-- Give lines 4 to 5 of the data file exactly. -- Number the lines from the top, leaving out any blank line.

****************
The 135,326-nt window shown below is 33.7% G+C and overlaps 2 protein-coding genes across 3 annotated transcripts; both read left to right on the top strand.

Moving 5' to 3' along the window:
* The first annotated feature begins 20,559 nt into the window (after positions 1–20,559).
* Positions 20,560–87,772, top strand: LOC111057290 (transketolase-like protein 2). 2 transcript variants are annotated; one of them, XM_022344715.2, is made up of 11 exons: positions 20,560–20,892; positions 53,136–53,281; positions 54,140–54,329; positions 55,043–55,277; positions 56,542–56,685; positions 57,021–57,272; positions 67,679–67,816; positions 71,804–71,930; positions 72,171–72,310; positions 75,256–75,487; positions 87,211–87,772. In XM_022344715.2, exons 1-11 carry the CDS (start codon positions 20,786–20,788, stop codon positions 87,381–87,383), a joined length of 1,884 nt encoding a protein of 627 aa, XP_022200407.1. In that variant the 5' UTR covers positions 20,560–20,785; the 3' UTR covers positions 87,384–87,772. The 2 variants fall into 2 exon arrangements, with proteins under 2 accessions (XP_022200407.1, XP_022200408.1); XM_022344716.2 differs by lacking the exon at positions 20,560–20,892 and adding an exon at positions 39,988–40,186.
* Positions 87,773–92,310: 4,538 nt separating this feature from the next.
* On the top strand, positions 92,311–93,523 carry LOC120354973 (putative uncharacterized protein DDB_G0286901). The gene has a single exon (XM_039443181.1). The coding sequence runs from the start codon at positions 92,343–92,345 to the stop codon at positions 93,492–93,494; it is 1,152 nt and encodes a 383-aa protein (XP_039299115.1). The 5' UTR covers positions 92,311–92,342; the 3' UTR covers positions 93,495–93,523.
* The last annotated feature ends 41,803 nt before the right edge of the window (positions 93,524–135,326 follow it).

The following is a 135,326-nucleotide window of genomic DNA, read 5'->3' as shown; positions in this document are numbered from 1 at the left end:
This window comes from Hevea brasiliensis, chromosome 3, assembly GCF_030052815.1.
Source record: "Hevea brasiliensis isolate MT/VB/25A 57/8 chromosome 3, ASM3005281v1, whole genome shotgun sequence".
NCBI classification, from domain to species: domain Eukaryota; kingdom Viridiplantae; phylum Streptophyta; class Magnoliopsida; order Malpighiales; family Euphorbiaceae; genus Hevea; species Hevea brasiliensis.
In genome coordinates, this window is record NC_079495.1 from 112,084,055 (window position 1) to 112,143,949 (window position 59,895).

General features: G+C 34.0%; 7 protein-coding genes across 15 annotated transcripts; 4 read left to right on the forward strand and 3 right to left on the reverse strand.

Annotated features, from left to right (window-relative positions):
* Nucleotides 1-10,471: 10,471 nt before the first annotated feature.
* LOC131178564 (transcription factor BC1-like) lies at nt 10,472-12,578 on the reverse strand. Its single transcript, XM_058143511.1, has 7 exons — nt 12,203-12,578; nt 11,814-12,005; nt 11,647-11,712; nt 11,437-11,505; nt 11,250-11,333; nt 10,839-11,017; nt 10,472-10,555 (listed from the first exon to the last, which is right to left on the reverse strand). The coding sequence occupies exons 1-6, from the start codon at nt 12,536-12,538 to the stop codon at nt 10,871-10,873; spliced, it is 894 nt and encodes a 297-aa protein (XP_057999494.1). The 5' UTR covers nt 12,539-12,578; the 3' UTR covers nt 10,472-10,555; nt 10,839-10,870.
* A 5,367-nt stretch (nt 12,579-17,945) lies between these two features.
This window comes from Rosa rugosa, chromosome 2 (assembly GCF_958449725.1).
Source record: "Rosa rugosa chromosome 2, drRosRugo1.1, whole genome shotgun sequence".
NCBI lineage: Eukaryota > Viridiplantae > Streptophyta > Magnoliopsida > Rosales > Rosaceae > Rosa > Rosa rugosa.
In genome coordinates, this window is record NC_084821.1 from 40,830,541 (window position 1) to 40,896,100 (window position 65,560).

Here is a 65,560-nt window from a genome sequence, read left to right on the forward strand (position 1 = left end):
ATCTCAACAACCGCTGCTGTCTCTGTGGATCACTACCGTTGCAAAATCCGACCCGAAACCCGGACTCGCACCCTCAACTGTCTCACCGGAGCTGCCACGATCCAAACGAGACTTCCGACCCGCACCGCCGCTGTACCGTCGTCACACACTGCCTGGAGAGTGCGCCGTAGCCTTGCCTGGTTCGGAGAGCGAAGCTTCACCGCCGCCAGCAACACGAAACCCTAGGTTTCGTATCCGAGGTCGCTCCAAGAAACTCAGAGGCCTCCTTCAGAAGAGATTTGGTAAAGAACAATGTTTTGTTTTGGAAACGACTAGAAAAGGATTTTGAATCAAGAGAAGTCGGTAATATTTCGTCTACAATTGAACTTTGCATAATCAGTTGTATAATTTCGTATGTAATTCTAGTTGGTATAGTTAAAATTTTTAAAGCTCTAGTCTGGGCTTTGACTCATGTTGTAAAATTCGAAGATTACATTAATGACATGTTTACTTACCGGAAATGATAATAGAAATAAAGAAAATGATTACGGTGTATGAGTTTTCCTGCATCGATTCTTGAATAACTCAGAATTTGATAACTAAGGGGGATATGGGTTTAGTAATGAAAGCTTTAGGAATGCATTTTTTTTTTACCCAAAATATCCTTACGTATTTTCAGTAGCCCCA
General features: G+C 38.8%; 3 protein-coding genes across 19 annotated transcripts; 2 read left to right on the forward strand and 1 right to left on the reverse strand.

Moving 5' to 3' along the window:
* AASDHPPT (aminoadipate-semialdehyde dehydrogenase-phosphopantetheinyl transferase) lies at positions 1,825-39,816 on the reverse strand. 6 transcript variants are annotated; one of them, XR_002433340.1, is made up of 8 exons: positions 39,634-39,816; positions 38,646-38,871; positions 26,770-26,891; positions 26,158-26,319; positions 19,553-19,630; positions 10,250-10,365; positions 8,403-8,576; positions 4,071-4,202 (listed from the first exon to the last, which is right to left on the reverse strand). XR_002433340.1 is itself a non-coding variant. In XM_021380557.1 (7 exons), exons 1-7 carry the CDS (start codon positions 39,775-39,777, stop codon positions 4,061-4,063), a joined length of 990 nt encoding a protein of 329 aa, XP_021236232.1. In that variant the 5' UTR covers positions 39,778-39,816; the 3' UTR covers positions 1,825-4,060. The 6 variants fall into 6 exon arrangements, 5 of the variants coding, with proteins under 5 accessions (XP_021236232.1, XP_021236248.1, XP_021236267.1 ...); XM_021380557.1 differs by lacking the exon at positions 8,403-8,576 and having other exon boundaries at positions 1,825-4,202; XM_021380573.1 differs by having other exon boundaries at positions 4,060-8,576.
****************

* Positions 20,560–87,772, top strand: LOC111057290 (transketolase-like protein 2). 2 transcript variants are annotated; one of them, XM_022344715.2, is made up of 11 exons: positions 20,560–20,892; positions 53,136–53,281; positions 54,140–54,329; positions 55,043–55,277; positions 56,542–56,685; positions 57,021–57,272; positions 67,679–67,816; positions 71,804–71,930; positions 72,171–72,310; positions 75,256–75,487; positions 87,211–87,772. In XM_022344715.2, exons 1-11 carry the CDS (start codon positions 20,786–20,788, stop codon positions 87,381–87,383), a joined length of 1,884 nt encoding a protein of 627 aa, XP_022200407.1. In that variant the 5' UTR covers positions 20,560–20,785; the 3' UTR covers positions 87,384–87,772. The 2 variants fall into 2 exon arrangements, with proteins under 2 accessions (XP_022200407.1, XP_022200408.1); XM_022344716.2 differs by lacking the exon at positions 20,560–20,892 and adding an exon at positions 39,988–40,186.
* Positions 87,773–92,310: 4,538 nt separating this feature from the next.